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Which online payment methods should small retailers offer?

6 minute read

In the early years of e-commerce, card payments were the default choice for the majority of customers, but now card payments are set to be overtaken by other methods. Today’s online shopper has a more varied choice of payment options, from well-established alternatives like PayPal, to digital wallets and various flexible payment options.

This presents a challenge for retailers, as they look to keep up with customer preferences – which payment methods should they offer, and how much choice is necessary?

When looking at which payment options to offer for online shoppers, retailers need to balance the aim of providing choice for customers with the time and resources required to offer different payment methods. Choice is very important here, as customer preferences over payments are varied, and retailers need to try and appeal to the broadest range of customers they can.

A survey from Statista shows the varied preferences of online shoppers around payments. Card payments are the most popular method as you’d expect, but electronic payment methods like PayPal are catching up quickly.

Worldpay’s data suggests that card payments will decline over the next few years, while digital wallets and other ‘alternative’ methods will continue to grow.

This is something retailers will need to adapt to, as offering only card payments will no longer be enough to appeal to the majority of online shoppers. However, many retailers are still offering no more than standard card payments. In a report which looked at the top 250 online retailers in the UK, Visualsoft found that 19% offered no alternative payment options. These retailers are potentially missing out on sales from customers who would prefer not to pay by card.

How a range of payment methods can help your business

There are some compelling reasons for thinking beyond card payments and offering a wider range of payment options for your customers.

No limits on growth

As the stats above show, significant numbers of online shoppers want to have a choice of payment options beyond credit and debit cards. The more choice retailers offer, the more likely it is that customers will find an option which suits them and complete a purchase.

Indeed, a lack of payment options is one of the six most common reasons for checkout abandonment, as cited by shoppers. Catering to different customer needs in this area means that businesses can grow and attract more customers by removing a potential barrier to purchase.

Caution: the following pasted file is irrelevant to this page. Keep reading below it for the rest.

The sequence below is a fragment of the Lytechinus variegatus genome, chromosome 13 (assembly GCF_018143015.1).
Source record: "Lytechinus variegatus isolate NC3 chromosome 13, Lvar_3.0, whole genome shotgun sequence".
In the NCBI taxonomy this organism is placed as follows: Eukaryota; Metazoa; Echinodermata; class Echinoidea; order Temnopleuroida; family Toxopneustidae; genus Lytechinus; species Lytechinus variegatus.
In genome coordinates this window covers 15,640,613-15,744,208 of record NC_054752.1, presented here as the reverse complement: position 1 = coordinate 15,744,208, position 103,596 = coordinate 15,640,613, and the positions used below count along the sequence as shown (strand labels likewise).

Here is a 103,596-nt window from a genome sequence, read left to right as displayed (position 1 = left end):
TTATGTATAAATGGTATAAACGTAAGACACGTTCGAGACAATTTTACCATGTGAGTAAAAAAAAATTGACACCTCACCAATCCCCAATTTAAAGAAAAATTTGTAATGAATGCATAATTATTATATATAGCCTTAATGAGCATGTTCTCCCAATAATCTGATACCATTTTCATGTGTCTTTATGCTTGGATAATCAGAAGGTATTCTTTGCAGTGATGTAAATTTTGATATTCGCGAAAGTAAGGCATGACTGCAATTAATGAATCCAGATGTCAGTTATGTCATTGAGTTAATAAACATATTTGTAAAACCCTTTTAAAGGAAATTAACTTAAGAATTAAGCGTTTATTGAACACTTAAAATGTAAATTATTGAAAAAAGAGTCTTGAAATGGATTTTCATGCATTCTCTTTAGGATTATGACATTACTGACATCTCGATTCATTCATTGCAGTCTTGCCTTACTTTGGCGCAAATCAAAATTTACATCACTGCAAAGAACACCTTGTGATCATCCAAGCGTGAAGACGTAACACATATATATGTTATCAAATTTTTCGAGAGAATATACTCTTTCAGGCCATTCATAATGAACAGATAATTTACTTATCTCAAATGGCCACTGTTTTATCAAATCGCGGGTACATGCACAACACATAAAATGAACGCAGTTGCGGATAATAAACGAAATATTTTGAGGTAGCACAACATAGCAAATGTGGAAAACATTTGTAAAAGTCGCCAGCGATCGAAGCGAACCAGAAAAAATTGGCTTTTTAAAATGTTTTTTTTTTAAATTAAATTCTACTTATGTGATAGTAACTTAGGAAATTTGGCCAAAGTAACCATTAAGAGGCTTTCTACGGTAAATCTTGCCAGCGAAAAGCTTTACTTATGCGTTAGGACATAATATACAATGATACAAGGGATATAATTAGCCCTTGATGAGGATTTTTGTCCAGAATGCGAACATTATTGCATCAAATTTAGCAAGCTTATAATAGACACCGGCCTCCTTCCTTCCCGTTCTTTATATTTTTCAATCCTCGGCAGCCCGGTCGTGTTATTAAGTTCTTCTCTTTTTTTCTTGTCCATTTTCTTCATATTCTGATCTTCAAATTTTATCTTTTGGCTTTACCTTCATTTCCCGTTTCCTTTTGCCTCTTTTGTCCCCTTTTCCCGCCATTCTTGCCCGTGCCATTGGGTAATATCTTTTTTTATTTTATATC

Smoother checkout

Alternative payment options can also mean a smoother checkout process for customers that use them. An easy checkout process means more customers are likely to convert, and will leave the site having had a better experience.

Take PayPal for example (though the process is similar for other payment options). It can considerably shorten checkout as customers can use the saved address and payment data from their PayPal account. Instead of entering address and payment details, customers only need to enter their PayPal username and password to complete payment.

A better mobile experience

Mobile remains a challenge for retailers, and the payment process is a key area when it comes to mobile commerce. The percentage of traffic to mobile retail sites is generally higher than desktop, but doesn’t always convert into sales. In other words, people are happy to browse on mobile, but less likely to convert than if they were using a desktop site.

Some payment options can help here, by simplifying the payment process. It can be enough of a chore for some to enter address and payment details on desktop, but it’s even harder on a smaller mobile screen where mistakes can be made. Payment options like PayPal help here, by cutting out the need to enter details, while other options can use smartphone features to their advantage and make payment very easy by using Touch or Face ID.

It can ease customer concerns about security

If customers are buying from a smaller retailer they are unfamiliar with, some may have concerns about handing over card details. However, payment options like PayPal offer protection for shoppers and remove the need for customers to provide card details direct to the retailer.

Which payment methods do you need to prioritise?

This is an important question for retailers, and the answer may well depend on customer behaviour, as well as the markets being targeted.

Payment preferences can vary by market, so you may need to adapt depending on the territories you’re targeting. For example, Belgian shoppers prefer to pay by card, but the most popular payment method for Spanish shoppers is the digital wallet.

There are other considerations such as costs. Some payment options will require setup and processing fees which can impact on margins, so the final decision on payment methods may be a compromise between costs and the desire to broaden the range of options.